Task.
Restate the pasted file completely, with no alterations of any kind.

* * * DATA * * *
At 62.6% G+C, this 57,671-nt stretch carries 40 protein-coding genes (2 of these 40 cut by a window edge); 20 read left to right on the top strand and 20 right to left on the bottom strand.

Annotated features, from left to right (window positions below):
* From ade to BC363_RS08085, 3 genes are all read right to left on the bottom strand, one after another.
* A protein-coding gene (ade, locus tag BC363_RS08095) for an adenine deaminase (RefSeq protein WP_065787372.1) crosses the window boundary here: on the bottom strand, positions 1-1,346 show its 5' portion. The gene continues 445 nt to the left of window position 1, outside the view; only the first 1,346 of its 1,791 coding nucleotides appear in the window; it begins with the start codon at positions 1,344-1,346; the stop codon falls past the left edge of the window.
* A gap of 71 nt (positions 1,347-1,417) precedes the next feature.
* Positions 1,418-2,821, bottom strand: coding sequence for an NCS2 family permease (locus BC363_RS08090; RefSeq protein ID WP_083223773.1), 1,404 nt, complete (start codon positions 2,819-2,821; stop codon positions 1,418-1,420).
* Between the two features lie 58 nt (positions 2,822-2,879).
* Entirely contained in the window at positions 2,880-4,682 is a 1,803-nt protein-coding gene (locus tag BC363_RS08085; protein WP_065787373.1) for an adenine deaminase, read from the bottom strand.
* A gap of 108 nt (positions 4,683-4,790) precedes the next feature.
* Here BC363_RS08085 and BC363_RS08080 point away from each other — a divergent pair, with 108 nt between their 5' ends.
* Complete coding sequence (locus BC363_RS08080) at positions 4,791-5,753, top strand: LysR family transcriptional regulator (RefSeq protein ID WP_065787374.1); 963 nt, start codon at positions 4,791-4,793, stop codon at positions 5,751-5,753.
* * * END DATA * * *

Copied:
At 62.6% G+C, this 57,671-nt stretch carries 40 protein-coding genes (2 of these 40 cut by a window edge); 20 read left to right on the top strand and 20 right to left on the bottom strand.

Annotated features, from left to right (window positions below):
* From ade to BC363_RS08085, 3 genes are all read right to left on the bottom strand, one after another.
* A protein-coding gene (ade, locus tag BC363_RS08095) for an adenine deaminase (RefSeq protein WP_065787372.1) crosses the window boundary here: on the bottom strand, positions 1-1,346 show its 5' portion. The gene continues 445 nt to the left of window position 1, outside the view; only the first 1,346 of its 1,791 coding nucleotides appear in the window; it begins with the start codon at positions 1,344-1,346; the stop codon falls past the left edge of the window.
* A gap of 71 nt (positions 1,347-1,417) precedes the next feature.
* Positions 1,418-2,821, bottom strand: coding sequence for an NCS2 family permease (locus BC363_RS08090; RefSeq protein ID WP_083223773.1), 1,404 nt, complete (start codon positions 2,819-2,821; stop codon positions 1,418-1,420).
* Between the two features lie 58 nt (positions 2,822-2,879).
* Entirely contained in the window at positions 2,880-4,682 is a 1,803-nt protein-coding gene (locus tag BC363_RS08085; protein WP_065787373.1) for an adenine deaminase, read from the bottom strand.
* A gap of 108 nt (positions 4,683-4,790) precedes the next feature.
* Here BC363_RS08085 and BC363_RS08080 point away from each other — a divergent pair, with 108 nt between their 5' ends.
* Complete coding sequence (locus BC363_RS08080) at positions 4,791-5,753, top strand: LysR family transcriptional regulator (RefSeq protein ID WP_065787374.1); 963 nt, start codon at positions 4,791-4,793, stop codon at positions 5,751-5,753.